The Importance of Feedback


How do you know your writing is good?

A straight forward question and yet I imagine like a lot of bloggers and unpublished writers there isn’t that feedback loop of royalties letting you know that at least someone thinks you write well. My only but hugely appreciated readers so far are friends, family and online personas.

As a writer it’s imperative to feel out whether you have written work that deserves eyes to see it, or if it’s best kept for self amusement.

The trouble with all of the aforementioned critics is they are all biased. Apart from my Dad, who will happily go to town with the red font on a Word document I’ve sent him. Friends and family generally don’t give feedback beyond “That was really good”. If you’re anything like me you want something extra beyond a “good” – a sign they’ve noticed that line you egotistically love every time you reread a story. A hint of the underlying mechanics, anything really.

I’m not saying feedback isn’t positively received, I just mean that generally, readers as opposed to writers don’t tend to venture beyond “That was really great”.

feed bag

So, it’s a peculiar microcosm to be in as a writer. Generally you know yourself if something is good, but again there’s the bias to maintain self-esteem, like friends and family do. The performance criterion you set yourself clearly impacts on your output. Yet we never truly know the worth of our writing. Even when 10 publishing houses reject a manuscript – does that mean it’s shit? No.

I think we are tortured a bit by this lack of knowing, of total reassurance. Maybe it’s a creative trait. Maybe that’s why novellists to artists throw things out, burn them and leave them to rot.

What’s your measuring stick?

12 thoughts on “The Importance of Feedback

  1. I got your e-mail that you are following my blog. I hope you like my stories and find them interesting. I agree that I don’t need yes men but I do not really need negative evaluations of my work either. I really like putting my material out there and if some people like it, great, if not I really figure it is not there cup of tea. I never cared for James Joyce and quite a few others I was forced to read as I went to school. Truthfully I do not think they cared either. But then again Joyce, Thomas Hardy and the rest are dead. Would they be so successful in today’s market? Probably not. At any rate let me know what you think and I will take it under advisement. I am honored that you are following my blog and will reciprocate.


  2. An honest write about the dilemma all writers face. Getting a sincere opinion on your piece cannot be expected from family and friends – as you said, they are biased.

    If you haven’t already done so, I’d encourage you to seek out a writer’s group in your area, or consider one of the many online critiquing forums for writers. You’ll be getting feedback from writers, and of course, all writers worth their salt read a lot. Often, you not only get candid feedback, but it’s well based and elaborates on ideas as to how you could improve the piece. Sometimes, you just get some mean little cretin saying, “this sucks,” but they are rare and easily discounted. is relaxed and friendly, and I’m an active member there. If you join, look me up – MitchLav. is much more formal, and works off of a points system where you get points when you comment on some else’s work, spend points to post work, but I’ve got some excellent, unbiased feedback here.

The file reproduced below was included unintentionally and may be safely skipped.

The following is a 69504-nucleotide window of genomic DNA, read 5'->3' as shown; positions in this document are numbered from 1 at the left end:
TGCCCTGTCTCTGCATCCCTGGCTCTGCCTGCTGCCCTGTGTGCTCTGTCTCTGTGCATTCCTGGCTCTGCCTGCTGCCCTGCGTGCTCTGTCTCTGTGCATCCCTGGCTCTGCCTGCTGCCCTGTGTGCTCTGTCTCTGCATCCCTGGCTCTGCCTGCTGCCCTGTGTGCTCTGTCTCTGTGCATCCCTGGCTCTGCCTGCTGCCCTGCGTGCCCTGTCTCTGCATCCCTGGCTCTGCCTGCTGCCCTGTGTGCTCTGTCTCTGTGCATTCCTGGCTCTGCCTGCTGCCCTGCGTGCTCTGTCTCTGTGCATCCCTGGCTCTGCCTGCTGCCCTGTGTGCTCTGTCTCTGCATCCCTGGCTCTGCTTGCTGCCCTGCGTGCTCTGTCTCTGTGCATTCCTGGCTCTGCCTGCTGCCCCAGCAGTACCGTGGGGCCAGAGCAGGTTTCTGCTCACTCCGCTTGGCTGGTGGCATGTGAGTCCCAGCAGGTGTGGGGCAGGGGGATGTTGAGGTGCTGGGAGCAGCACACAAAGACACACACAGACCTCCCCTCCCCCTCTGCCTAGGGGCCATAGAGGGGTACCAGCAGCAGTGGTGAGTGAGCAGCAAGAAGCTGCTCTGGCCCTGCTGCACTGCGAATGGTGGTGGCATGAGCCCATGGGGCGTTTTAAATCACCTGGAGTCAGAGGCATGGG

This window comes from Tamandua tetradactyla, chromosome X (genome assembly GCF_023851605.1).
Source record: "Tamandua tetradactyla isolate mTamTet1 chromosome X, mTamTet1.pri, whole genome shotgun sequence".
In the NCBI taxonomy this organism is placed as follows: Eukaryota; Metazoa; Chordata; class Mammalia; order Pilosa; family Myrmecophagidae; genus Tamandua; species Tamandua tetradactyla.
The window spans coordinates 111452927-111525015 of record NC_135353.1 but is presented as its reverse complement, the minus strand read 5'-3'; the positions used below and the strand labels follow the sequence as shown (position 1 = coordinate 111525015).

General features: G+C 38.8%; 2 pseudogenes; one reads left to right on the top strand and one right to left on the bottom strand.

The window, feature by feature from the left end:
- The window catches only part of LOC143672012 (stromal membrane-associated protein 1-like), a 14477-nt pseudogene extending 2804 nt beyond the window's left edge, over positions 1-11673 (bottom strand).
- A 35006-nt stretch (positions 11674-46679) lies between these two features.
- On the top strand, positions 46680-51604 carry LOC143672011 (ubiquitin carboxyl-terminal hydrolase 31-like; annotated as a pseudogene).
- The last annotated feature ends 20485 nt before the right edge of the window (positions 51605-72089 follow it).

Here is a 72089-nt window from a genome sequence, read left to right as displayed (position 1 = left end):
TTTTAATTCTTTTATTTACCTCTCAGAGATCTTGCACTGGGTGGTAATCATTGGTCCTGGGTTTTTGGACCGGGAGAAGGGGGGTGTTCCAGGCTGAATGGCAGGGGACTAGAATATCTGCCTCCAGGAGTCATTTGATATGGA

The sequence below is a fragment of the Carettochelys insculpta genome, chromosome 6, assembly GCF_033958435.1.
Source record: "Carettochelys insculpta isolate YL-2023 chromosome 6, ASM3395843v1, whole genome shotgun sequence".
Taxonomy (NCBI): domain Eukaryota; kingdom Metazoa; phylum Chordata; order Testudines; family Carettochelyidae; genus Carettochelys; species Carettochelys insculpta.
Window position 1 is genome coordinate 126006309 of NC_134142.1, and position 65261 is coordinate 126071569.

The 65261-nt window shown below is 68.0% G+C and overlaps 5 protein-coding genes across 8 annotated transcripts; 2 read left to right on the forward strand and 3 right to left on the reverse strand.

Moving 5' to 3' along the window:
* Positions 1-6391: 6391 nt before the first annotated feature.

That’s only two – there are many more. Do keep in mind though – you may get feedback that isn’t all positive and may hurt a little. But how can any of us improve unless we know what we are doing wrong? No pain, no gain as the old saying goes.

    As for this post – I thought it was sincere, and addresses the isolated environment that writers face. Simply, we’ve got to get out more. 😉

    I wish you all the best.



    1. Thanks for the advice. I have thought of joining a writer’s group but I’m not crazy keen on socialising. We’ll see!

      thanks for popping by.


  3. This is So very True. Exact debate we were having at our poetry club today!!


    1. It’s good to know others have this issue as well.


      1. It is indeed a serious problem.


  4. Hey, thanks for the follow!

    This line in your post really caught my attention: “it’s imperative to feel out whether you have written work that deserves eyes to see it.” Without specifying which eyes, you leave it up to the writer to decide who it is who deserves to–or who needs to–read what you’ve written. I’m hoping to get my work in front of a lot of young adult and college age eyes someday…

    By the way, I liked “Answer the Black Telephone.” Way to go, putting your writing out there! Keep it up.


    1. Many thanks! Glad you enjoyed Answer The Black Telephone.

      Good luck on the writer’s journey! And I’ll pop along again.


  5. I completely understand and agree with your statement on people not going any higher than “it’s good”. However, I believe my validation came when I had an employee at the Washington Post print one story I need to finished called “The Terror”. She knew my wife and when she got a hold of my short story manuscript it was published in the Washington Post magazine, which my wife has the article. That was the time that my writing had reached a new level of significance. Up until the employee got fired, for something unrelated, she was working on getting me a book deal and contracts. Unfortunately, all that had to stop, but I at least know what I am capable of.


    1. That’s great, hopefully things will work out with a book deal. I can imagine that seeing something you wrote in print really puts it in perspective. Must be a great feeling.


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